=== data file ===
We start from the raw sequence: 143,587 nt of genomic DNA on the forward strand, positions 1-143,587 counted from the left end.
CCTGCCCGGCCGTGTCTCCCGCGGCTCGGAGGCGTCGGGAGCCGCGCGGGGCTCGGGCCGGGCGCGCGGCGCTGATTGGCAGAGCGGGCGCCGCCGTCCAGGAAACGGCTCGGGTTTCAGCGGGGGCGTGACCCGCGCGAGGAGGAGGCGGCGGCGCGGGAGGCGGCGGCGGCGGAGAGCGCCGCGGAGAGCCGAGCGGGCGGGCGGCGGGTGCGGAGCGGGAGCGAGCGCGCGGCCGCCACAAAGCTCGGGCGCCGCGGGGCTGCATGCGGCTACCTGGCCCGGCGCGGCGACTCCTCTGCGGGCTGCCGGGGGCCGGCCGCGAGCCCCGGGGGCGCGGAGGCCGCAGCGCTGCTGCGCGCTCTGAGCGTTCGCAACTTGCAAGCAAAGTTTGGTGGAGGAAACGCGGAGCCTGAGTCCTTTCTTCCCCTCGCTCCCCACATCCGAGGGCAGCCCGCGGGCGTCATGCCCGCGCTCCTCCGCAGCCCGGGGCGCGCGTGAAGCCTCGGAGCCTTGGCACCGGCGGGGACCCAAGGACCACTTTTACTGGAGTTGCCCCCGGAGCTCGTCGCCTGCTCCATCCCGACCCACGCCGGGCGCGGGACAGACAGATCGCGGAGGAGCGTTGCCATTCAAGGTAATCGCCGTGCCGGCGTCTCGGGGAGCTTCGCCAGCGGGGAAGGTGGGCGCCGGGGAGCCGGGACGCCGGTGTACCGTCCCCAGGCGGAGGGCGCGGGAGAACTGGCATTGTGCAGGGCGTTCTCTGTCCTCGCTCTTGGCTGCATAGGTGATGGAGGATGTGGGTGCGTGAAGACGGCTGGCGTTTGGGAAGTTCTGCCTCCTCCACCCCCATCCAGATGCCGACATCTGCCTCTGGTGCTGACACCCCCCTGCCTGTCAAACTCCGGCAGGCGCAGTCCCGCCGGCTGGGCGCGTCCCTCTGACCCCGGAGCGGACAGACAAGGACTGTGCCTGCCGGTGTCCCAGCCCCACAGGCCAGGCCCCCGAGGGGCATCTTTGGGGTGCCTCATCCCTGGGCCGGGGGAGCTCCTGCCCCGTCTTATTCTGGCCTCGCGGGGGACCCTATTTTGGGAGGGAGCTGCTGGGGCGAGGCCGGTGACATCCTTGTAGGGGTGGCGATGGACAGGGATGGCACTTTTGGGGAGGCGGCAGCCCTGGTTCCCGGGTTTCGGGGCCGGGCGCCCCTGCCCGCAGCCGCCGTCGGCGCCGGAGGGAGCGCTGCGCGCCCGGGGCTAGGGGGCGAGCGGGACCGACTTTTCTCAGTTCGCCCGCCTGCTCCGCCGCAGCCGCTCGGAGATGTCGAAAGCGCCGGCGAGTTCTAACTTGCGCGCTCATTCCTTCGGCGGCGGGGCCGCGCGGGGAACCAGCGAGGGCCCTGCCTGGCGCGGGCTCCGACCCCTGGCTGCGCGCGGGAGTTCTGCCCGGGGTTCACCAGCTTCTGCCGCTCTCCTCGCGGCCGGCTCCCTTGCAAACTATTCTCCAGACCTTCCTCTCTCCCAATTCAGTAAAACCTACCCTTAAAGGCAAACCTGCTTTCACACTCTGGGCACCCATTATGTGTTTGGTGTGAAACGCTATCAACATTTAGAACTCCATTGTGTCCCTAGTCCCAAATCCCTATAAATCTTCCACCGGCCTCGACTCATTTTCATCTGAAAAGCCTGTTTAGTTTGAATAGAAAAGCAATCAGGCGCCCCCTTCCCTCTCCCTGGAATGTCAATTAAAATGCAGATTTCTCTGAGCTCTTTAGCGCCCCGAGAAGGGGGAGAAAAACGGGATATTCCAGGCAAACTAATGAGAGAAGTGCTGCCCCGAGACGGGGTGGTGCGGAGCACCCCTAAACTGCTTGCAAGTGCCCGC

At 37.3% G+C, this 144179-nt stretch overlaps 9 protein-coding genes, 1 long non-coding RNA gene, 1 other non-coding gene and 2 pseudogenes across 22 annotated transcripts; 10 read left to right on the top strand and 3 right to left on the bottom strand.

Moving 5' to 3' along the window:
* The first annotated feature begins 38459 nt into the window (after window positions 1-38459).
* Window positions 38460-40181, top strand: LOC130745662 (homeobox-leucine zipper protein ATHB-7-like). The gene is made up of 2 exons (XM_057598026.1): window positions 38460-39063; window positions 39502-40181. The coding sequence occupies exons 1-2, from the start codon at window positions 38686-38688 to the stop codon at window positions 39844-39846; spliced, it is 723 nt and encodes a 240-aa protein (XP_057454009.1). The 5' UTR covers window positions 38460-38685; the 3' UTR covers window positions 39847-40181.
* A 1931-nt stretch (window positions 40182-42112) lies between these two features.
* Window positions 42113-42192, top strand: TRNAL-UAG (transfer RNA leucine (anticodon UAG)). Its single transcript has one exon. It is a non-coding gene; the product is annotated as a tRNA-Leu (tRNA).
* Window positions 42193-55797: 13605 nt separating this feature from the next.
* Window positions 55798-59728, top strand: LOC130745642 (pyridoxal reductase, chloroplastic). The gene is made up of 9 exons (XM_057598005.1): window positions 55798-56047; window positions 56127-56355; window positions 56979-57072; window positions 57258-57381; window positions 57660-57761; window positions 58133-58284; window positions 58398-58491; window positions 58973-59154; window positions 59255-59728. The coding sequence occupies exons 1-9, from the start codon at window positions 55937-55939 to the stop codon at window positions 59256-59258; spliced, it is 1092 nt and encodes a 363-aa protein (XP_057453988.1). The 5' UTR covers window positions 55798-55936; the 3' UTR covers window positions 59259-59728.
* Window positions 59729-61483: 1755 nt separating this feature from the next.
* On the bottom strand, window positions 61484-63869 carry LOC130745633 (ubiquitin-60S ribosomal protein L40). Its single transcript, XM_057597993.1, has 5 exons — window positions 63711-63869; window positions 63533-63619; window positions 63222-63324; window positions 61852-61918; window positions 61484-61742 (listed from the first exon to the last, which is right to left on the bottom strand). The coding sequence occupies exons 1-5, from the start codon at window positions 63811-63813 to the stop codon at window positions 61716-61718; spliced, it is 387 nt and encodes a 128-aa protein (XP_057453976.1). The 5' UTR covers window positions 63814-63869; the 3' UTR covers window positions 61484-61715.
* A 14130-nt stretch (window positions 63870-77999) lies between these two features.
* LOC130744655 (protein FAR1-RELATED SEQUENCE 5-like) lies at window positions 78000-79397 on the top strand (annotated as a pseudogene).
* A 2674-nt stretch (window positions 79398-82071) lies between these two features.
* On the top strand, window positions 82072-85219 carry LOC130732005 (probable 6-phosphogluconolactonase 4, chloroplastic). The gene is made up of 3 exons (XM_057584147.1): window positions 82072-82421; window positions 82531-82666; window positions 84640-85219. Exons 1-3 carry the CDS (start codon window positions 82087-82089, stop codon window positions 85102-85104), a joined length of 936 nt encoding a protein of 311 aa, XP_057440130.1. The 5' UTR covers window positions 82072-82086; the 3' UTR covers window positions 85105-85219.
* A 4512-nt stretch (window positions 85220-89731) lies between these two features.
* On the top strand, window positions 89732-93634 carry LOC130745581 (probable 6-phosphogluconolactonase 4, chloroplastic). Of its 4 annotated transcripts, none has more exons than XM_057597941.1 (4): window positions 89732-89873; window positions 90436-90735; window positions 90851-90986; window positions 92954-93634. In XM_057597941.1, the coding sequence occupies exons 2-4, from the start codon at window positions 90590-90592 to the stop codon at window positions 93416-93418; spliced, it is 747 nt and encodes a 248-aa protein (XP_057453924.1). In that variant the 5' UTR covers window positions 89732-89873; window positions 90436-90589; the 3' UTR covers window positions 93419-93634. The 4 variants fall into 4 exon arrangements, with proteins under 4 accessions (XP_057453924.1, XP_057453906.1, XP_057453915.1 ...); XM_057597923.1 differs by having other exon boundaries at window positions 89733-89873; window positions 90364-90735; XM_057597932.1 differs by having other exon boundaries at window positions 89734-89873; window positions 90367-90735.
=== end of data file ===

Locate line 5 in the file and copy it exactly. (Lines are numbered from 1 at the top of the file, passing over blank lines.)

* The first annotated feature begins 38459 nt into the window (after window positions 1-38459).